US small modular nuclear reactor has achieved design certification from regulator

Artist’s impression of a six-module VOYGR SMR power plant

Artist’s impression of a six-module VOYGR SMR power plant

Photo by NuScale Power

24th January 2023

By: Rebecca Campbell

Creamer Media Senior Deputy Editor


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The US Nuclear Regulatory Commission (NRC) has issued its so-called ‘Final Rule’ for the NuScale Power (NuScale) small modular nuclear reactor (SMR), completing the certification process for design. This made the NuScale SMR the first reactor in its category to be certified by the NRC. Although termed a ‘rule’, the NRC determination was actually a document some 55 A4 pages in length.

This meant that, when the company applied for a licence to build and operate an nuclear power plant (NPP) employing its SMR, the design of the SMR itself would not be an issue. NuScale would only need to meet the licensing requirements for the specific site chosen for the NPP.

This completed a process that started in 2018, when the NRC accepted NuScale’s application for design certification. The NRC subsequently released its final technical review in August 2020 and its Commission voted to certify the design in July last year.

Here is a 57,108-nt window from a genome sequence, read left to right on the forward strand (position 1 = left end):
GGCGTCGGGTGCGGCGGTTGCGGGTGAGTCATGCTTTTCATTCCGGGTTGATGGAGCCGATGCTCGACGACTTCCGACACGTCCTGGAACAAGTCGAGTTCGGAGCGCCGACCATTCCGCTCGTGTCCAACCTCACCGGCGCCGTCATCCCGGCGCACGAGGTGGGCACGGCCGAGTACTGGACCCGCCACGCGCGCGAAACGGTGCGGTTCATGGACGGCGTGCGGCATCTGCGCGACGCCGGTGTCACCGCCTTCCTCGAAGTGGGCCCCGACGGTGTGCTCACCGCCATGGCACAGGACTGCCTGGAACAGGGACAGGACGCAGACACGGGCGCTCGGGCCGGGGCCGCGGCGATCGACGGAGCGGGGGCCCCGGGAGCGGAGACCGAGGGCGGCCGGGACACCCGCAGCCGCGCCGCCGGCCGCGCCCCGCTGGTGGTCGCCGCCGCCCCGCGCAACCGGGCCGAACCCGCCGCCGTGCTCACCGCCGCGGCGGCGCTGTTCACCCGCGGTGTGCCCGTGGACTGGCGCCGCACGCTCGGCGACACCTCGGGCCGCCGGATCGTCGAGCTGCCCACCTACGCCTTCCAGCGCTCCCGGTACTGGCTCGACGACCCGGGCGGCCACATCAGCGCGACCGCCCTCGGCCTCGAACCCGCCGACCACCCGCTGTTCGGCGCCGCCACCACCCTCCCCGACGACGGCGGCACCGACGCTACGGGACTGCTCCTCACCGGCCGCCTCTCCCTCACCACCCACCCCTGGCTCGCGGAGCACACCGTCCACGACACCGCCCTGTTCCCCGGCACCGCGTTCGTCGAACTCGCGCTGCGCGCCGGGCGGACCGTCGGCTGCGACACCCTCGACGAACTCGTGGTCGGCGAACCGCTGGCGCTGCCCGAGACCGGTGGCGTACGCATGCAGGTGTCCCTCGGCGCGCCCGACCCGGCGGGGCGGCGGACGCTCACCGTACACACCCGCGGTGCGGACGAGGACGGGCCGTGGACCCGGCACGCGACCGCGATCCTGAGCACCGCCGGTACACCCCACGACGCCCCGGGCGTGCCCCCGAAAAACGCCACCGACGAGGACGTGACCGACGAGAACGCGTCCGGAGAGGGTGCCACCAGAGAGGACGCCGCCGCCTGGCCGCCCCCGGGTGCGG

NuScale’s original concept for an SMR NPP had involved up to 12 50 MWe SMR ‘power modules’, but it had more recently increased the capacity of each SMR to 77 MWe, and reconfigured its NPP concept to having six of these more powerful power modules. The company submitted an application for approval of this six-SMR NPP design to the NRC earlier this month.

In December 2021, the company adopted the name VOYGR for its SMR NPP. Design and development of the SMR has been assisted by funding from the US Department of Energy (DoE). Since 2014, the DoE has spent more than $600-million on supporting SMR concepts and developments by a number of US companies, including NuScale.

“The DoE has been an invaluable partner with a shared common goal – to establish an innovative and reliable carbon-free source of energy here in the US,” highlighted NuScale president and CEO John Hopkins. “We look forward to continuing our partnership and working with the DoE to bring the UAMPS [Utah Associated Municipal Power Systems] carbon-free power project to completion.”

UAMPS would be the first application of the NuScale SMR. It would see the construction of a six-module VOYGR NPP at the Idaho National Laboratory. The UAMPS collaboration planned to submit its licence application to the NRC in the first quarter of next year, with the commissioning of the first SMR in 2029, followed by full plant operation in 2030.

NuScale SMRs are basically small, pressurised water reactors. Each one of the 77 MWe modules has a height of 77 ft (almost 23.5 m) and a diameter of 15 ft (nearly 4.6 m).

Edited by Creamer Media Reporter




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